Connect with us
Zimbabwe is conducting a feasibility study to assess the potential of wind energy in the country

Southern Africa

Zimbabwe plans to produce 100 MW from wind by 2025

A satellite data analysis by the International Renewable Energy Agency (IRENA) says parts of Zimbabwe has wind energy generation potential

Zimbabwe is mobilising funds to undertake an assessment on possible sites for wind energy plants in the Southern African country, a report in the weekly Sunday Mail said. The Zimbabwe Energy Regulatory Authority (ZERA) had initially invited bids from interested contractors to carry out a feasibility study in 2017 to ascertain the feasibility of energy potential in the country. The project did not proceed as  the bids exceeded the budget earmarked for the project. The government is now looking to source additional funds to implement the project, according to Energy and Power Development Minister Zhemu Soda.

The purpose of the feasibility project is to gather accurate knowledge of the wind resource available in Zimbabwe through measurement and analysis to help the country plan for renewable energy projects. 

The study will measure wind speed and direction at various sites across Zimbabwe and remotely collect data for 24 months at a hub height of 100 meters. The data and information generated was expected to be used in designing large-scale wind power projects, off-grid or mini-grid electric plants, use for water pumping and climate research.

Zimbabwe’s Energy Minister, Zhemu Soda, said the Southern African nation intends to generate 100 MW from wind by 2025.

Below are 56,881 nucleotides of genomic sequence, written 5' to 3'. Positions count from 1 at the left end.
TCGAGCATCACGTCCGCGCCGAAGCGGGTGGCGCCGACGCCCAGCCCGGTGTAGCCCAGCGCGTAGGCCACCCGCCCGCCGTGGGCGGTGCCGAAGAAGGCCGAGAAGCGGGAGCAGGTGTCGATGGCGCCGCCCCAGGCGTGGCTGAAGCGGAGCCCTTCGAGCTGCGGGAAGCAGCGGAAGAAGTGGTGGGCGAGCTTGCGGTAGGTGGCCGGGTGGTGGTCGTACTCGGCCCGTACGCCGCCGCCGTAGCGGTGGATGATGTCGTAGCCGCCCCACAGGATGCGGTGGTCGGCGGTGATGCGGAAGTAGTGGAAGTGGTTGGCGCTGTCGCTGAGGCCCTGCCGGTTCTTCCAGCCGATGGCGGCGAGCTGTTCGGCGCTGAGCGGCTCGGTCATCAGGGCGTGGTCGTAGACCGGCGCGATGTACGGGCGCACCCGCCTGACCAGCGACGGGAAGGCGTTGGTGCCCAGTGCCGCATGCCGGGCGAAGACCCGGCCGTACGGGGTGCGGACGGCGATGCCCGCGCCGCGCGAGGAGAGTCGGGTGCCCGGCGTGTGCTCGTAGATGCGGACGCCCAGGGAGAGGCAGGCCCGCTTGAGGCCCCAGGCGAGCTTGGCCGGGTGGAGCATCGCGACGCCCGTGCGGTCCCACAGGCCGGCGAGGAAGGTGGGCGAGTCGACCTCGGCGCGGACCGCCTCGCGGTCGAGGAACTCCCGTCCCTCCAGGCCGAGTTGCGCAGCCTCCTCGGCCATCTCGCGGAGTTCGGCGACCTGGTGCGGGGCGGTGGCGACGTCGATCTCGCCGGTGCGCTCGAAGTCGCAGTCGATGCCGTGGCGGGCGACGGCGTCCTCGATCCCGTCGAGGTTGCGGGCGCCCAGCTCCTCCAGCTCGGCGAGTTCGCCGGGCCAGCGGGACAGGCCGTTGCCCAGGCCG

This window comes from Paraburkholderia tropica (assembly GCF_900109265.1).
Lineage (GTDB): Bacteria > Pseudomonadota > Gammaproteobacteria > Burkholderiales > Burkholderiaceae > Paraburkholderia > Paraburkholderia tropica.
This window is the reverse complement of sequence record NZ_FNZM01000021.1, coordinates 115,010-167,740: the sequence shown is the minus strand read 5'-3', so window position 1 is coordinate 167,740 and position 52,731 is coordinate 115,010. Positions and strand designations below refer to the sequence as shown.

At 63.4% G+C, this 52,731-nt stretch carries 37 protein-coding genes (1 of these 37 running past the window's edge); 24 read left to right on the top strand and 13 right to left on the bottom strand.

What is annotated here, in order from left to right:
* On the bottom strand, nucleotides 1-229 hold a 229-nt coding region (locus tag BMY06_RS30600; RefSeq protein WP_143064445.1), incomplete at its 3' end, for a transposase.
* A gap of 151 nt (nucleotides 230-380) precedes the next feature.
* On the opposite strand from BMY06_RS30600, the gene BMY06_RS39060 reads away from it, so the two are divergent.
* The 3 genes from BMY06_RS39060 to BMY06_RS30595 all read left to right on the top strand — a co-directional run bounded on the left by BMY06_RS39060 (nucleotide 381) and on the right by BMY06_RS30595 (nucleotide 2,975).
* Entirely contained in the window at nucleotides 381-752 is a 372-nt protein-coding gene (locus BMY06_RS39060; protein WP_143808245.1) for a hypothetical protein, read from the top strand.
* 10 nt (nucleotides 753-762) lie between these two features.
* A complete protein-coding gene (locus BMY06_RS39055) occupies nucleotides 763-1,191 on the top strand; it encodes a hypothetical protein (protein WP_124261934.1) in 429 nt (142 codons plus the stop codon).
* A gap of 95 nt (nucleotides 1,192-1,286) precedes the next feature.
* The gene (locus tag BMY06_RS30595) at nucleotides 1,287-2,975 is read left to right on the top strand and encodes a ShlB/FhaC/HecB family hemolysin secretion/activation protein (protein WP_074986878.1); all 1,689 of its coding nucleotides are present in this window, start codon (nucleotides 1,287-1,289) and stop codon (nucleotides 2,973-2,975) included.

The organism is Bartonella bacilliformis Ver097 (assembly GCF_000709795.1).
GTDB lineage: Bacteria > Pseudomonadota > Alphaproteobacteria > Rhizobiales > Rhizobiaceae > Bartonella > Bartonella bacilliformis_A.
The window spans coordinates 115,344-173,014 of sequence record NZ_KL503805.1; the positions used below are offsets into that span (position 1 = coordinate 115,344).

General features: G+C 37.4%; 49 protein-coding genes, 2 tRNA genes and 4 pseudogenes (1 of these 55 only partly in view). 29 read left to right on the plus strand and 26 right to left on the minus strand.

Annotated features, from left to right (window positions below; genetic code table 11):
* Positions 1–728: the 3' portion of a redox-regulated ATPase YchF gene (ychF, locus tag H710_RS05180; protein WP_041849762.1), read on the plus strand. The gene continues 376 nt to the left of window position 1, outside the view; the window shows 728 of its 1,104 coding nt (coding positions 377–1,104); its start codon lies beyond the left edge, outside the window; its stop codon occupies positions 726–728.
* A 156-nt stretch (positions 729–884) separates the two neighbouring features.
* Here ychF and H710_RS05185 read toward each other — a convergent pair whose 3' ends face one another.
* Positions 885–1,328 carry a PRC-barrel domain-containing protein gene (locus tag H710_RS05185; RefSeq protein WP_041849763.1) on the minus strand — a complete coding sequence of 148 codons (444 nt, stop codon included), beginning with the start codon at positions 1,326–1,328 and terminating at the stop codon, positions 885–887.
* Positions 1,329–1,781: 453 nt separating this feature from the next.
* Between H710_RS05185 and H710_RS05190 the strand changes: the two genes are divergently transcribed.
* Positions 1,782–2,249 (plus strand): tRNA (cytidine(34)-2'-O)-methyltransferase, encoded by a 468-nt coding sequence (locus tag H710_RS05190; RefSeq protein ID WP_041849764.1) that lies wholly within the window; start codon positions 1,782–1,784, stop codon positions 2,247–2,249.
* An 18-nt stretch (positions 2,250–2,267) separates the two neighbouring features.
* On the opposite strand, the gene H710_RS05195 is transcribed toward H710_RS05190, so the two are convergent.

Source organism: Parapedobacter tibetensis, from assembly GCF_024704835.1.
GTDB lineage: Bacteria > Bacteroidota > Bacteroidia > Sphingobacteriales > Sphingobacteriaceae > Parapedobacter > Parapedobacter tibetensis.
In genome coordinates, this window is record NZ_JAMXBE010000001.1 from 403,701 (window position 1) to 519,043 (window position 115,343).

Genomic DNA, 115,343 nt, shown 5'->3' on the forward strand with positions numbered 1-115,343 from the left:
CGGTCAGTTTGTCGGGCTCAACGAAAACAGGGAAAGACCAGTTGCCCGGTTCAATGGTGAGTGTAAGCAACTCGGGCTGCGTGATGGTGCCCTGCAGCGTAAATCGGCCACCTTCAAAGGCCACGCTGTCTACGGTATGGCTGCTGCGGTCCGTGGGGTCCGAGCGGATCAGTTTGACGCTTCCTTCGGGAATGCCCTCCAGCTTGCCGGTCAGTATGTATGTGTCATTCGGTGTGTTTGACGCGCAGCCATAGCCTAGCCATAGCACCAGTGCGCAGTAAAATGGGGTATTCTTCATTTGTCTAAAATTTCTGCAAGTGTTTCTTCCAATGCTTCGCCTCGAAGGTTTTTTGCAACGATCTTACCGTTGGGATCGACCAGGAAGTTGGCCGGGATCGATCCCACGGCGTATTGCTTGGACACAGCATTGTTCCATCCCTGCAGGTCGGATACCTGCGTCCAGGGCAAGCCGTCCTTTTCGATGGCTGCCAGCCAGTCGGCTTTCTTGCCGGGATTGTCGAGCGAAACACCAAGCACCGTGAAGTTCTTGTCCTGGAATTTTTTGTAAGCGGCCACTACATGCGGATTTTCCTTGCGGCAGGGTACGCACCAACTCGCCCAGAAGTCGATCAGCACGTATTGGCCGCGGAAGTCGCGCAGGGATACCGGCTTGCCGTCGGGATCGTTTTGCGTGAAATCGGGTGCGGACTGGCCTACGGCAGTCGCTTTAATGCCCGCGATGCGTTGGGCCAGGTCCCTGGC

“There were issues of inadequate funds from the previous budget and we are now looking for additional funds to carry out a viable feasibility study which investors can bank on,” said Minister Soda in an interview.

“This will help us to meet our target of producing 100 megawatts from wind farms by 2025.”

Wind energy potential in Zimbabwe

Zimbabwe has been experiencing persistence power cuts for the past 2 decades, with sometimes power cuts lasting 18 hours in a single day. The implementation of renewable energy will help the country reduce its energy shortage challenges and reduce its electricity import bill. The country is heavily reliant on electricity imports from its neighbours, South Africa and Mozambique. 

Zimbabwe is lucky in that it has a good mix of resources — sun, wind, water and biomass energy sources that are in abundance and these can complement one another and make the transition to renewable energy much easier.

The International Renewable Energy Agency (IRENA) conducted a satellite data analysis for wind power potential in Zimbabwe, which showed that some parts of the country, including parts of the Great Dyke region, Eastern Highlands and Matabeleland South have the potential for wind energy generation.

Generating more energy from renewable energy sources will help the country decarbonise and meet its climate action goals. The country is a signatory to the Paris climate change accord agreed in 2015, which largely seeks to hold the increase of the global average temperature to below 2 degrees Celsius.

Click to comment

Leave a Reply

Your email address will not be published. Required fields are marked *

More in Southern Africa



To Top